Getting around in Malaysia
Public transport in Malaysia is excellent, so you’re unlikely to need a car. Because traffic can be congested and chaotic in urban areas, many commuters travel by train or bus.
The national rail service, KTMB, covers most of West Malaysia with links to Thailand and Singapore. There’s also a commuter network in suburban Kuala Lumpur. In East Malaysia, Sabah is the only state with a railway. Bus routes cover most of Malaysia and long-distance coaches are popular for intercity travel. Kuala Lumpur has a free hop-on-hop-off service called Go KL City Bus – look out for the bright pink buses. Frequent ferry services connect most Malaysian islands to the mainland. There are also daily services to Thailand, Malaysia and Singapore.
It’s easy to find a taxi in the cities, but they’re quite expensive, usually unmetered and slow because of the traffic. Ride-hailing apps are also available in Malaysia.
Drivers can use an international driving licence, but you have to convert it to a local licence within 3 months. You may also have to pass a written test if your home country doesn’t have a reciprocal agreement with Malaysia. While the quality of the road network varies, highways and city streets are among the best in Southeast Asia.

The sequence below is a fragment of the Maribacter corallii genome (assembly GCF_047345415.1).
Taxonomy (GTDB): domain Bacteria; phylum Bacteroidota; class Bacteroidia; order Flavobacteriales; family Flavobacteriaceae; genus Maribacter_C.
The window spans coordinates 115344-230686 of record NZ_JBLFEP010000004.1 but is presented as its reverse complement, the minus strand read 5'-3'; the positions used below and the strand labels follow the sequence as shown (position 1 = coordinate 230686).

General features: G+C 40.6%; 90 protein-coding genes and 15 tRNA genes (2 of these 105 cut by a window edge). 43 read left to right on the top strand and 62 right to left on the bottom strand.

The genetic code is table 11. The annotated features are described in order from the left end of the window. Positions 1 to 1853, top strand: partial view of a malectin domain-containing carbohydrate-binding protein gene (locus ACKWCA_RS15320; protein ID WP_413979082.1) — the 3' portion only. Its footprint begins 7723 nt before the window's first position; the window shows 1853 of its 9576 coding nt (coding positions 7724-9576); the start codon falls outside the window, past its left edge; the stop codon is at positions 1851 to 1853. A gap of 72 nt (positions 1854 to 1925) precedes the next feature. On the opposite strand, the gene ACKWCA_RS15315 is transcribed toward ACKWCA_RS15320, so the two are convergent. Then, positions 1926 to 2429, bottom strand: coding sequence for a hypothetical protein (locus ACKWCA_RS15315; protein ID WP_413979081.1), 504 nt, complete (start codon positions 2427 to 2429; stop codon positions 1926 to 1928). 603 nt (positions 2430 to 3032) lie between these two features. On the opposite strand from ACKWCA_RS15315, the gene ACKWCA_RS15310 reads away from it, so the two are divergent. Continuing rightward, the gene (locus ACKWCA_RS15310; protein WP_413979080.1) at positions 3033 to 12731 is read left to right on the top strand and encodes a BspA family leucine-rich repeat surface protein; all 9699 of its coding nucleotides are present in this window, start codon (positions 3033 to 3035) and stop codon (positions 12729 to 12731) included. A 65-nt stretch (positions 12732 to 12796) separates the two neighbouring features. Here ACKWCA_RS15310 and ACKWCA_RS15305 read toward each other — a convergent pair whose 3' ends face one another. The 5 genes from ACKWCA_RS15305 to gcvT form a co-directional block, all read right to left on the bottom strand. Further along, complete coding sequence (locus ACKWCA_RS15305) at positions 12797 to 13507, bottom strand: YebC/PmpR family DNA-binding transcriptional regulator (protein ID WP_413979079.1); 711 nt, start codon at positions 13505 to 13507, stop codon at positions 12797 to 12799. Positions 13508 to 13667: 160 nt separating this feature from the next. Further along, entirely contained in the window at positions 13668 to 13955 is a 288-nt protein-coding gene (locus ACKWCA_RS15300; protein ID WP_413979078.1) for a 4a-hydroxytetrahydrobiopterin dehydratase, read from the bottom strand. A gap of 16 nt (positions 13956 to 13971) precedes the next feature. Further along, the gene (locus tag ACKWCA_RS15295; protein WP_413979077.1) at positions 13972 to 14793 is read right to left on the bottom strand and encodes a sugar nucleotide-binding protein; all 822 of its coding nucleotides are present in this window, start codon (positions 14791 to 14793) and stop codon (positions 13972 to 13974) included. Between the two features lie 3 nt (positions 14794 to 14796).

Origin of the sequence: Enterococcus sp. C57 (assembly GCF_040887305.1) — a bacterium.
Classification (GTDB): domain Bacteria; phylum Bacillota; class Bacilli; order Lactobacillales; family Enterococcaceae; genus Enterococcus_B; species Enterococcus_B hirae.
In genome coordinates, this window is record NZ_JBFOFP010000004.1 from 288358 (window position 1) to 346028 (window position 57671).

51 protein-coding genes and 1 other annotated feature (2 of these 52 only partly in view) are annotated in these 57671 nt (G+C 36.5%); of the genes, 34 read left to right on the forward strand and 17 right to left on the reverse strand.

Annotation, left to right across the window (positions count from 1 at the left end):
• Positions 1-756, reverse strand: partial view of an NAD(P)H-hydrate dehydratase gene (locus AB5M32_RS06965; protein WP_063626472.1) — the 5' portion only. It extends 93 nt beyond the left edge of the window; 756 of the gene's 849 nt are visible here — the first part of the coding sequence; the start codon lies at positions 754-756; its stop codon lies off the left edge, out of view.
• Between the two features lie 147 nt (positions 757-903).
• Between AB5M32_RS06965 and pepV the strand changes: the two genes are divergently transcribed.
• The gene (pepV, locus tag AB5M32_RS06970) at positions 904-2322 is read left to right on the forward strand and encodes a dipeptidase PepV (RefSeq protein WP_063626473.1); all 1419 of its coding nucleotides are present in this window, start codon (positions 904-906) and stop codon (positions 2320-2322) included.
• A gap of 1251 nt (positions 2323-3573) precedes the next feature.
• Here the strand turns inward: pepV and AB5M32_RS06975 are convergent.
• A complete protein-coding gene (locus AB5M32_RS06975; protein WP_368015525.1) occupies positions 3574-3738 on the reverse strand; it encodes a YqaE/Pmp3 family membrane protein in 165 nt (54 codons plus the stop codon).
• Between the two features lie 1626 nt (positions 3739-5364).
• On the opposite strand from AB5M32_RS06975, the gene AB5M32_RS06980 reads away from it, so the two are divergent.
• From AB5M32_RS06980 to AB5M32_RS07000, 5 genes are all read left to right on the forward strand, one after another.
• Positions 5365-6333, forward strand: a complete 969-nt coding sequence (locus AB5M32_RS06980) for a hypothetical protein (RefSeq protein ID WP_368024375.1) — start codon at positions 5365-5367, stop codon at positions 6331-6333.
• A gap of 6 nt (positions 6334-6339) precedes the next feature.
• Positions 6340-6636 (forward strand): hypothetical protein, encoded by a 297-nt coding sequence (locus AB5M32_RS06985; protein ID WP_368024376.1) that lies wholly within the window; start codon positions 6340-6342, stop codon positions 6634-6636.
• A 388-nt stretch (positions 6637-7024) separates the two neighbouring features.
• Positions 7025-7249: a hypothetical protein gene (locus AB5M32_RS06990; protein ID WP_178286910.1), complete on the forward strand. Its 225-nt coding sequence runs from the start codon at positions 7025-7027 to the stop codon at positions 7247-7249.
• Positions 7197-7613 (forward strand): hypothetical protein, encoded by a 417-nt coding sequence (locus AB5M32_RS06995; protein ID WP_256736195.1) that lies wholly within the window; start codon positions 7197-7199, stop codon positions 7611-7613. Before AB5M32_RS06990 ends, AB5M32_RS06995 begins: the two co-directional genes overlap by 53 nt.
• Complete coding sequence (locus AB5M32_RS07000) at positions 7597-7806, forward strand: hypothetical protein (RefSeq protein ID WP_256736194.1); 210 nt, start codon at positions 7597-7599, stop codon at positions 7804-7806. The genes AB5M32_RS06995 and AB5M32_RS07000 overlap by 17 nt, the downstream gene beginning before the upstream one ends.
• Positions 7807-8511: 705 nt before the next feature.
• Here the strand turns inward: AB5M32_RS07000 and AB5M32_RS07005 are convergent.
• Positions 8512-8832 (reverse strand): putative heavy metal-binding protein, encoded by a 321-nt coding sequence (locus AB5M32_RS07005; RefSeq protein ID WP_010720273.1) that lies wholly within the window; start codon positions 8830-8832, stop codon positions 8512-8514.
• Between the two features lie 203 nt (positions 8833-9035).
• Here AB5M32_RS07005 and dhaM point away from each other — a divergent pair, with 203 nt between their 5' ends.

Flying is your best option for reaching outlying areas. The most popular airlines include Firefly, Malaysia Airlines and Air Asia.
Cost of living in Malaysia
The cost of living in Malaysia is lower than in most Western countries and other Asian hubs such as Singapore and Hong Kong.
You won’t have to spend a fortune on food, particularly if you buy local products. Eating out is cheap if you stick to street food and restaurants that offer traditional Malay cuisine. International school fees are high. Taxes on luxury goods and alcohol make them expensive. Accommodation and public transport costs are much lower than in Europe, North America and Australia.
How can I open an offshore bank account?
Top tips for Malaysia
See what people responding to our Expat Explorer Survey think about living in Malaysia.
Contact an expat living in Malaysia before you move to get an understanding of the country.
All Expat Explorer survey data and all tips (in quotation marks) are provided by HSBC.
All other content is provided by expatarrivals.com, Globe Media Ltd and was last updated in September 2021. HSBC accepts no responsibility for the accuracy of this information.
This information is purely for orientation and to inspire further research, it does not constitute advice and no liability is accepted to recipients acting independently on its contents. The views expressed are subject to change.
Always remember to ensure you're aware of and comply with any laws in your host country or country of origin that apply to gift giving and bribery.
You might also be interested in
What is an offshore bank account?
Opening an offshore account, can be an effective way to save, invest and manage money while abroad.